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Top 5 hikes to keep cool as summer heats up — and how to stay safe

June 18, 2017

Forever views from the mountains to the sea, wildflowers in abundance, green grasses that we haven’t seen in years.

With the official start of summer just around the corner, it’s the perfect time to explore our county that just happens to be at its best after the storms of winter.

Below we offer five great hikes — walks if you prefer. But stepping out also means choosing where and when to go to minimize heat and maximize shade.

There aren’t too many places in Orange County that offer both cool ocean breezes and big trees, so be sure to add timing to the mix. My skin cancer doctor advises avoiding exposure during peak UV hours, from about 10:30 a.m. to 3:30 p.m.

There are plenty of other tips to reduce the sun’s punishment. Here are my top five:

1. Slather on plenty of sunblock. I thought I was thorough until I watched one of our photographers. He used about twice as much block as I do and looked pasty white for a few minutes. But he also is far more successful than I am at avoiding skin cancer.

2. Wear a hat. Baseball caps look great, but they only offer partial shade for your face. My photographer friend wears hats with big brims to protect the back of his neck and ears.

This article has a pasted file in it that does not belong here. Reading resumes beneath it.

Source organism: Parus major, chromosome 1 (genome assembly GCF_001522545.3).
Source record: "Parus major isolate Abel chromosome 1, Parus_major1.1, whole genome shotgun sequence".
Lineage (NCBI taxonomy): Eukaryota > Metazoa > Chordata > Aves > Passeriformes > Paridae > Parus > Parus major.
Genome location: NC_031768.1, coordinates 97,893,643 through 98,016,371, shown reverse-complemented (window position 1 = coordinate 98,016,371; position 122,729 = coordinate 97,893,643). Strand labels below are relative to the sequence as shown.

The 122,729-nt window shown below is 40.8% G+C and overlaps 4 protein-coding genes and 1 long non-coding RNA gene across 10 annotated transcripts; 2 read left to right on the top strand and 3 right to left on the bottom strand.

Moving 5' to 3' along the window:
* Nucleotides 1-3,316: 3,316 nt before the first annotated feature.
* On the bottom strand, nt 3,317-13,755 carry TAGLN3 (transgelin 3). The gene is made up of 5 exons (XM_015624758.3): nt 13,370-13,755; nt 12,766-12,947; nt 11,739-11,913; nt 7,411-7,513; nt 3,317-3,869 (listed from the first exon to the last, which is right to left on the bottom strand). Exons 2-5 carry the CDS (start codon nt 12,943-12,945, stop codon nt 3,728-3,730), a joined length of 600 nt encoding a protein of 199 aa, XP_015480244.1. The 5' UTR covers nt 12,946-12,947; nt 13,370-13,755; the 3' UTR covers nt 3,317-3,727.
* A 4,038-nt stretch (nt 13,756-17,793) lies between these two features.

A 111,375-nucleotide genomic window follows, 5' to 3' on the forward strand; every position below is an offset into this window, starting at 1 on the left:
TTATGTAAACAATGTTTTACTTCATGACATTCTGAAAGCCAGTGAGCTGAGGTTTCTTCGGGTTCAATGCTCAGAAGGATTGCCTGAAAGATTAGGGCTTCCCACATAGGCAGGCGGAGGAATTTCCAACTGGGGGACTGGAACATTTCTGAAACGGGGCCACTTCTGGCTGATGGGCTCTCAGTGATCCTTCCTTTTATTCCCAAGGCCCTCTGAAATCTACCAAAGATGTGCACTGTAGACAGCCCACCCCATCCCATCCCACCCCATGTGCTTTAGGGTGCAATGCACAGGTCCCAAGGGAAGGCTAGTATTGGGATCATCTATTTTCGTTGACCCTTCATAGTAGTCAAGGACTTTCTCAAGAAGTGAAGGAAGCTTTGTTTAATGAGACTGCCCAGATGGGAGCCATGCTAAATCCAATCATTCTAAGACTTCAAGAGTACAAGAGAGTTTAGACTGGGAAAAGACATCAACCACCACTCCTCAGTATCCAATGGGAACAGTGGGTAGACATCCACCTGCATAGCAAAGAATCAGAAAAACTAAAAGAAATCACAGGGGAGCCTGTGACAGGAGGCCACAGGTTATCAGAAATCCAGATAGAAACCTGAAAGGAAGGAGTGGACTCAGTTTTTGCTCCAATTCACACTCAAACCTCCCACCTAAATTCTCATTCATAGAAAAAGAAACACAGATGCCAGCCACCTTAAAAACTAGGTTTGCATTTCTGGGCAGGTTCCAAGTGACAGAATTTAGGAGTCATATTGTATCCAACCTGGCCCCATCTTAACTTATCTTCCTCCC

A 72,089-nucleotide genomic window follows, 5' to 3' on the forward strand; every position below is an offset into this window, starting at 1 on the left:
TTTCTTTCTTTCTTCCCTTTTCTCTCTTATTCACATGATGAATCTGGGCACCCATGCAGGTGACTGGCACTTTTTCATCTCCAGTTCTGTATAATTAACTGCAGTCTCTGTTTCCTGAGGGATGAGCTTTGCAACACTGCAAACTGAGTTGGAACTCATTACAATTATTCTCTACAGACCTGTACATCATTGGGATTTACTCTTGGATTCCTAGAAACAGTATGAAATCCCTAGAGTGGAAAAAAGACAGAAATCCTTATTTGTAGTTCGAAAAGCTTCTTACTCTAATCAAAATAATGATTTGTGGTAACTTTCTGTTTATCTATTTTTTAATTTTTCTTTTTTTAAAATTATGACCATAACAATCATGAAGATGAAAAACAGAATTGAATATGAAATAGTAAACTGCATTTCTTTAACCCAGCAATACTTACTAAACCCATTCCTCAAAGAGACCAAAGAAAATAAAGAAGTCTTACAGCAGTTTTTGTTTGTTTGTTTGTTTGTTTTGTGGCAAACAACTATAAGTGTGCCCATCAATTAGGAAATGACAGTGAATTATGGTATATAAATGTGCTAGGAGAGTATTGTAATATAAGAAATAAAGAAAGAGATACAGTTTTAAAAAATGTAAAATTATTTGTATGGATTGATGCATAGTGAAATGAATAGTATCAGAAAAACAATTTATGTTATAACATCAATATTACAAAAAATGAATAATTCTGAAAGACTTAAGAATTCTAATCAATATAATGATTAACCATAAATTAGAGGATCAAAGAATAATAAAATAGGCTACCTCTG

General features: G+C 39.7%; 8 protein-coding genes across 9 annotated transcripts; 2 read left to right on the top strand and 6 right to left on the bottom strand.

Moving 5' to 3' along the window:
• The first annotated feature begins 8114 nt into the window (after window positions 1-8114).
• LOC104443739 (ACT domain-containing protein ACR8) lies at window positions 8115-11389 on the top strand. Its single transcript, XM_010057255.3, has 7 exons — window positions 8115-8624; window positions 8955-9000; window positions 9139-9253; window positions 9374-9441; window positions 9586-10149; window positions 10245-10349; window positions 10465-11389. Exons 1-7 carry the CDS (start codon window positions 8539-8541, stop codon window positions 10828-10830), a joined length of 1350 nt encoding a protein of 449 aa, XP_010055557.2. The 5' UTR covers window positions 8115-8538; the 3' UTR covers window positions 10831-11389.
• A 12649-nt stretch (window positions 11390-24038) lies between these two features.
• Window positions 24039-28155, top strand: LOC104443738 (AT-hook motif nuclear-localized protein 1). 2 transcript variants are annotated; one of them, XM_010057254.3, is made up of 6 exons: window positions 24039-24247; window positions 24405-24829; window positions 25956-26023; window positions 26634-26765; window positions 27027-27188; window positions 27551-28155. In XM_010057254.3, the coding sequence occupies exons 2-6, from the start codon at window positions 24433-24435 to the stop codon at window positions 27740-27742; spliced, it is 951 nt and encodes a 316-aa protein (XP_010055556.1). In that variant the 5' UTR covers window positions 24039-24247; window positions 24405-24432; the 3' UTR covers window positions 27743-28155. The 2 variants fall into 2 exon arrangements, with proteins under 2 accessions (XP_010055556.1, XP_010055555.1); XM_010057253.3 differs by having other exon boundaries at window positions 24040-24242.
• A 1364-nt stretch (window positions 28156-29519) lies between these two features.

3. Consider long-sleeve shirts and pants, especially clothes that offer UV protection. Several buddies of mine with fair skin swear they will live longer by covering up.

4. Carry plenty of water. Plan on about a liter of water per person each hour. The adage for peeing is clear and copious. Remember, heat stroke can kill.

5. Electrolytes are critical if you exercise for more than an hour. That means sodium — salt — potassium, calcium, chlorine, phosphate and magnesium. Bananas are great, so are energy bars and drinks.

OK, we’re ready to hit the great outdoors. Here are my five best bets spread around the county:

Crystal Cove State Park, El Moro side

This park is about 2,400 acres with some 15 miles of mixed-use trails. Mountain bikers yield to everyone else, hikers yield to equestrians, and horses rule.

Where: For the back country, the entrance is near El Morro Elementary School at 8471 N. Coast Highway, Laguna Beach. Restrooms and a Visitor’s Center are next to the parking lot.

Fees: Day use is $15 per vehicle.

Tip: For a leisurely hike with canyon walls blocking some sun, stay on the mostly flat and well-worn El Morro Canyon Trail. For something more vigorous, check out any of the hillside trails. One of my favorite trails is Morro Ridge Road. The fastest way to get there is to take the first fork off to the right from Canyon Trail and head up.

Wide fire roads leave plenty of room for everyone. The park’s high point is 1,013 feet above the ocean and offers 360-degree views that take in the ocean, Catalina Island, Saddleback Valley and Saddleback Mountain.

Information:, 949-494-3539.

El Dorado East Regional Park